Smith, A. H., Arroyo, A. P., Mazumder, D. N. G., Kosnett, M. J., Hernandez, A. L., Beeris, M., Smith, M. M., and Moore, L. E.: Arsenic-induced skin lesions among Atacameño people in Northern Chile despite good nutrition and centuries of exposure, Environ. Health Persp., 108, 617–620, 2000.; Smith, E., Naidu, R., and Alston, A. M.: Chemistry of arsenic in soils: I. Sorption of arsenate and arsenite by four Australian soils, J. Environ. Qual., 28, 1719–1726, 1999.; Stanic, T., Dakovic, A., Zivanovic, A., Tomasevic-Canovic, M., Dondur, V., and Milicevic, S.: Adsorption of arsenic (V) by iron (III) – modified natural zeolitic tuff, Environ. Chem. Lett., 7, 161–166, 2009.; Taggart, M. A., Carlisle, M., Pain, D. J., Williams, R., Osborn, D., Joyson, A., and Meharg, A. A.: The distribution of arsenic in soil affected by the Aznalcóllar mine spill, S. W. Spain, Sci. Total Environ., 323, 137–152, 2004.; Xu, Y. H., Nakajima, T., and Ohki, A.: Adsorption and removal of arsenic (V) from drinking water by aluminum-loaded Shirasu-zeolite, J. Hazard. Mat., 92, 275–287, 2002.; Yan, X., P., Kerrich, R., and Hendry, M. J.: Distribution of arsenic(III), arsenic(V) and total inorganic arsenic in pore-waters from a thick till and clay-rich aquitard sequence, Saskatchewan, Canada, Geochim. Cosmochim. Ac.,; Alexandratos, V. G., Elzinga, E. J., and Reeder, R. J.: Arsenate uptake by calcite: macroscopic and spectroscopic characterization of adsorption and incorporation mechanisms, Geochim. Cosmochim. Ac., %JOURNAL ABBREVIATION UPDATED 71, 4172–4187, 2007.; Álvarez, E., Fernández-Sanjurjo, M. J., Núñez, A., Seco, N., and Corti, G.: Aluminium fractionation and speciation in bulk and rhizosphere of a grass soil amended with mussel shells or lime, Geoderma, 173/174, 322–329, 2013.; Bower, C. A. and Hatcher, J. T.: Adsorption of fluoride by soils and minerals, Soil Sci., 103, 151–154, 1967.; Arnesen, A. K. M. and Krogstad, T.: Sorption and desorption of fluoride in soil polluted from the aluminium smelter at Ardal in Western Norway, Water Air Soil Poll., 103, 357–373, 1998.; Boddu, V. M., Abburi, K., Talbott, J. L., and Smith, E. D.: Removal of hexavalent chromium from wastewater using a new composite chitosan biosorbent, Environ. Sci. Technol., 37, 4449–4456, 2003.; Di Benedetto, F., Costagliola, P., Benvenuti, M., Lattanzi, P., Romanelli, M., and Tanelli, G.: Arsenic incorporation in natural calcite lattice. Evidence from electron spin echo spectroscopy, Earth Planet. Sc. Lett.,; Yolcubal, I. and Akyol, N. H.: Adsorption and transport of arsenate in carbonate-rich soils: Coupled effects of nonlinear and rate-limited sorption, Chemosphere, 73, 1300–1307, 2008.; Zhang, H. and Selim, H. M.: Reaction and transport of arsenic in soils: equilibrium and kineticmodeling, Adv. Agron., 98, 45–115, 2008.; Fitz, W. J. and Wenzel, W. W.: Arsenic transformations in the soil-rhizosphere-plant system: fundamentals and potential application to phytoremediation, J. Biotechnol., 99, 259–278, 2002.; Gago, C., Romar, A., Fernández-Marcos, M. L., and Álvarez, E.: Fluorine sorption by soils developed from various parent materials in Galicia (NW Spain), J. Colloid Interf. Sci., 374, 232–236, 2012.; Partey, F., Norman, D., Ndur, S., and Nartey, R.: Arsenic sorption onto laterite iron concretions: Temperature effect, J. Colloid Interf. Sci., 321, 493–500, 2008.; García, I., Diez, M., Martín, F., Simón, M., and Dorronsoro, C.: Mobility of Arsenic and Heavy Metals in a Sandy-Loam Textured and Carbonated Soil, Pedosphere, 19, 166–175, 2009.; Ghimire, K. N., Inoue, K., Yamagchi, H., Makino, K., and Miyajima, T.: Adsortive separation of arsenate and arsenite anions from aqueous medium by using orange waste, Water Res., 37, 4945–4953, 2003.; Giles, C. H., MacEwan, T. H., Nakhwa, S. N., and Smith, D.: A system of classification of solution adsorption isotherms, and its use in diagnosis of adsorption mechanisms and in measurement of specific surface area of solids, J. Chem. Soc., 111, 3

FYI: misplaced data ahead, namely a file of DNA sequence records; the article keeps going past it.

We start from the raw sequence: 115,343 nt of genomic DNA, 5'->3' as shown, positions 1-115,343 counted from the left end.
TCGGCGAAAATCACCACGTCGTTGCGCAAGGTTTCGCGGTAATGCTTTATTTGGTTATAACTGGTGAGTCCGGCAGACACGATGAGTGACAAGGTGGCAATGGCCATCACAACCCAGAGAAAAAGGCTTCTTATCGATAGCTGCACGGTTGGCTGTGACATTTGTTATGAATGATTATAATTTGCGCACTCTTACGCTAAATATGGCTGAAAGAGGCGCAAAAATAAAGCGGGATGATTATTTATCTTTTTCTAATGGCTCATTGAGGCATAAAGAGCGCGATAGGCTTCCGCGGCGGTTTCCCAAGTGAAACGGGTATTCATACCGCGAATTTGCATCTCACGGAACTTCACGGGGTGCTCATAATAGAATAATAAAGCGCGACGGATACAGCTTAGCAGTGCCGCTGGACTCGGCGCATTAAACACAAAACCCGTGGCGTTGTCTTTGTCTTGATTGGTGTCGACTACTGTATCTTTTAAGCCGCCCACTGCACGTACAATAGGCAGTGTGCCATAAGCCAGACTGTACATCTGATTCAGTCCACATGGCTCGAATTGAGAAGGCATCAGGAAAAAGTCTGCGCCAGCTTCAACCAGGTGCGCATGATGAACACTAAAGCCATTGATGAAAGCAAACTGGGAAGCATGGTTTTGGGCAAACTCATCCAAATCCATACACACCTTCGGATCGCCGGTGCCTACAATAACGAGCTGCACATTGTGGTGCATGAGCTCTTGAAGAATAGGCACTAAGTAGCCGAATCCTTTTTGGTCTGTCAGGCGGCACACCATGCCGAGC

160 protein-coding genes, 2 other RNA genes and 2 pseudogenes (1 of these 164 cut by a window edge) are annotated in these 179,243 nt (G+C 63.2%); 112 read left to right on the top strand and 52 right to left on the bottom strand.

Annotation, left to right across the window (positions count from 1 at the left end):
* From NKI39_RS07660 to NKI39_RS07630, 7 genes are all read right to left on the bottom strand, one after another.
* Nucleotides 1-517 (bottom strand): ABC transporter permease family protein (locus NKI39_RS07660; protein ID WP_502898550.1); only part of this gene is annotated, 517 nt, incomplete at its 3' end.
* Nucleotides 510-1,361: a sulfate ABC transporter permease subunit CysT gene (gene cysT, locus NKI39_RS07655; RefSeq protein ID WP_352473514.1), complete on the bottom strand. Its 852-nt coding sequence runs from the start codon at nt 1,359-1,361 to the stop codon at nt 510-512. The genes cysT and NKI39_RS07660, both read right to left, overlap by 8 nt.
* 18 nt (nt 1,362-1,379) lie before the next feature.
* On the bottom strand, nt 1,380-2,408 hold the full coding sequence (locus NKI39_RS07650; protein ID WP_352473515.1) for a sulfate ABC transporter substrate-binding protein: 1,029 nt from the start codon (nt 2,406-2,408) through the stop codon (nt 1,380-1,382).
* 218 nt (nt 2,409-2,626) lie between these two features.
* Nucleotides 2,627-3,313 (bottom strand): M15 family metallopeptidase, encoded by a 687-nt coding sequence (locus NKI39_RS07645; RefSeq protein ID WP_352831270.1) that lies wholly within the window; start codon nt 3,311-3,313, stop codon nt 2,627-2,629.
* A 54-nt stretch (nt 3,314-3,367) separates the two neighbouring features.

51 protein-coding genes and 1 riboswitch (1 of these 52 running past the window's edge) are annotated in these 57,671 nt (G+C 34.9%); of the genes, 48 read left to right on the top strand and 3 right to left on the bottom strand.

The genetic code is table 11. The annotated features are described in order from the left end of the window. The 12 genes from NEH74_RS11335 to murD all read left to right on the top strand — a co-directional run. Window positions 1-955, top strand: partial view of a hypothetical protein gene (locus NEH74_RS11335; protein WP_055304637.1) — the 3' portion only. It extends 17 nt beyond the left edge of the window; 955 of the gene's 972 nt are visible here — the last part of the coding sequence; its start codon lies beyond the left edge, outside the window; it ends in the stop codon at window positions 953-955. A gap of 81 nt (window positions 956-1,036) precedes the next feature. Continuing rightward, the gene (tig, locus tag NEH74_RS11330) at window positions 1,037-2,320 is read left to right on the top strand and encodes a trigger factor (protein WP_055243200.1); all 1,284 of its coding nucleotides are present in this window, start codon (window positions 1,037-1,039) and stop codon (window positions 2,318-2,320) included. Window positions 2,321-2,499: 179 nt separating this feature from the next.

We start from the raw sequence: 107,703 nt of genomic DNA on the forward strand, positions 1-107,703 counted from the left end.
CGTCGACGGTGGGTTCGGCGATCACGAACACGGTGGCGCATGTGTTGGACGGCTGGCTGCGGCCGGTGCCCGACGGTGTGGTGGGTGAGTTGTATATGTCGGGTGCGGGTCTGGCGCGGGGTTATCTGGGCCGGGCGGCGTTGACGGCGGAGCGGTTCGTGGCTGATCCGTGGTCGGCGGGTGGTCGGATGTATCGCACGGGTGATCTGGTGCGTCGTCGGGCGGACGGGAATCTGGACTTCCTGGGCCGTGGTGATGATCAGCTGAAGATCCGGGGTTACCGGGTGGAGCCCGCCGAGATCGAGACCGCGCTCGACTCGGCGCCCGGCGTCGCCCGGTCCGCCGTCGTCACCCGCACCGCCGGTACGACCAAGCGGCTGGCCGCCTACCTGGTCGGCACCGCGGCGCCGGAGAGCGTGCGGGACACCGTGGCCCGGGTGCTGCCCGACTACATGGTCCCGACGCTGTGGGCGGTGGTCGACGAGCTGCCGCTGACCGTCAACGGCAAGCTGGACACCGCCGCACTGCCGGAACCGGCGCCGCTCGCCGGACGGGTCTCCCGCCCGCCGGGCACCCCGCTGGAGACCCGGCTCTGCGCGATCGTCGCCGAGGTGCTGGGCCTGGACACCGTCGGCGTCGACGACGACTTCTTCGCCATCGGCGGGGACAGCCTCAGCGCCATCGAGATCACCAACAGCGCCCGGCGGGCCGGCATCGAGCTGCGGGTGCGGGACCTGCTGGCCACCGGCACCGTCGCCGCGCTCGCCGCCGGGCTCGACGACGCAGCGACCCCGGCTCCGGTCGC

Click To View

Additional Books

  • Paleosols in the Transantarctic Mountain... (by )
  • A Mesoproterozoic Continental Flood Rhyo... (by )
  • The Gregoriev Ice Cap Length Changes Der... (by )
  • A Critical Discussion of the Electromagn... (by )
  • A Simple Method for Solving the Bussian ... (by )
  • First Observational Evidence for the Co2... (by )
  • Maskevarri Ráhppát in Finnmark, Northern... (by )
  • Assessing the Determinants of Rill Erosi... (by )
  • Comparing a Thermo-mechanical Weichselia... (by )
  • The Fate of Fluids Released from Subduct... (by )
  • Bio-chemostratigraphy of the Barremian–a... (by )
  • Effective Buoyancy Ratio: a New Paramete... (by )
Scroll Left
Scroll Right


Copyright © World Library Foundation. All rights reserved. eBooks from World eBook Library are sponsored by the World Library Foundation,
a 501c(4) Member's Support Non-Profit Organization, and is NOT affiliated with any governmental agency or department.